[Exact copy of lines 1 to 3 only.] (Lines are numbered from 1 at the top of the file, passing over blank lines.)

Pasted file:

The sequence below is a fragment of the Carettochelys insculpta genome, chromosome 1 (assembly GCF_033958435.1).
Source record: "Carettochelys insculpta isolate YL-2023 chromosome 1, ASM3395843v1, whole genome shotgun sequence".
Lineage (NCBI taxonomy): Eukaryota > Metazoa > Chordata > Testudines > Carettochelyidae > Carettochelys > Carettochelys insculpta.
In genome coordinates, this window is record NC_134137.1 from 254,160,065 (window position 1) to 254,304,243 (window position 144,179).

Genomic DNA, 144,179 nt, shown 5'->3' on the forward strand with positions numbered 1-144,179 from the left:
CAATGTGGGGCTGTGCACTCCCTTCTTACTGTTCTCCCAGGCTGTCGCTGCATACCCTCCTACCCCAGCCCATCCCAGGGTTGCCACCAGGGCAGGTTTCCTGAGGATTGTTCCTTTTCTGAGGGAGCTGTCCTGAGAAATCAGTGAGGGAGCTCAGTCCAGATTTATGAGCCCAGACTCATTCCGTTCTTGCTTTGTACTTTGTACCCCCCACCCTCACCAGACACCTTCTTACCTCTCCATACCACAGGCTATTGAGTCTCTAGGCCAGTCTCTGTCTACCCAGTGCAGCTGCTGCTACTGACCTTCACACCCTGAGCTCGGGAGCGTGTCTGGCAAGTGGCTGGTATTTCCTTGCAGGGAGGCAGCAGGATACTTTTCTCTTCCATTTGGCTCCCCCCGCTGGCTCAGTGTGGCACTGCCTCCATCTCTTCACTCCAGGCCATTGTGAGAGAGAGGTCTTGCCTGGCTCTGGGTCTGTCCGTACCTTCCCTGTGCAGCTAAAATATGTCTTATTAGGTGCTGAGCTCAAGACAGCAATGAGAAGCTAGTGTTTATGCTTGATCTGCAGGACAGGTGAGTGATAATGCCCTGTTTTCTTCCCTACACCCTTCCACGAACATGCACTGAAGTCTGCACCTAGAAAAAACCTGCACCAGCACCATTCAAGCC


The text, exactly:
The sequence below is a fragment of the Carettochelys insculpta genome, chromosome 1 (assembly GCF_033958435.1).
Source record: "Carettochelys insculpta isolate YL-2023 chromosome 1, ASM3395843v1, whole genome shotgun sequence".
Lineage (NCBI taxonomy): Eukaryota > Metazoa > Chordata > Testudines > Carettochelyidae > Carettochelys > Carettochelys insculpta.